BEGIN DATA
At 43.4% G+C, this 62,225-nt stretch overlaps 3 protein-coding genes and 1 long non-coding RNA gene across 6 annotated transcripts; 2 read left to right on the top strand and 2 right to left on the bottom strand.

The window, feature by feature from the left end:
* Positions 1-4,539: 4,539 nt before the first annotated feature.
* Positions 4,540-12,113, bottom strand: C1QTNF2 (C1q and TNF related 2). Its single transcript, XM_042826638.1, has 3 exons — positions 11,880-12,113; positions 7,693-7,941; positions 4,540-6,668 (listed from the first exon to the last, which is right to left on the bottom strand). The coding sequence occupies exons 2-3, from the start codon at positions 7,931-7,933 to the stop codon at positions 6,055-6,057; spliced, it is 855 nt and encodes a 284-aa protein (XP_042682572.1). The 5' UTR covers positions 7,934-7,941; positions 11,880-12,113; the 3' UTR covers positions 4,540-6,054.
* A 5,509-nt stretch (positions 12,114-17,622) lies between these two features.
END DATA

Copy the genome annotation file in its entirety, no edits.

At 43.4% G+C, this 62,225-nt stretch overlaps 3 protein-coding genes and 1 long non-coding RNA gene across 6 annotated transcripts; 2 read left to right on the top strand and 2 right to left on the bottom strand.

The window, feature by feature from the left end:
* Positions 1-4,539: 4,539 nt before the first annotated feature.
* Positions 4,540-12,113, bottom strand: C1QTNF2 (C1q and TNF related 2). Its single transcript, XM_042826638.1, has 3 exons — positions 11,880-12,113; positions 7,693-7,941; positions 4,540-6,668 (listed from the first exon to the last, which is right to left on the bottom strand). The coding sequence occupies exons 2-3, from the start codon at positions 7,931-7,933 to the stop codon at positions 6,055-6,057; spliced, it is 855 nt and encodes a 284-aa protein (XP_042682572.1). The 5' UTR covers positions 7,934-7,941; positions 11,880-12,113; the 3' UTR covers positions 4,540-6,054.
* A 5,509-nt stretch (positions 12,114-17,622) lies between these two features.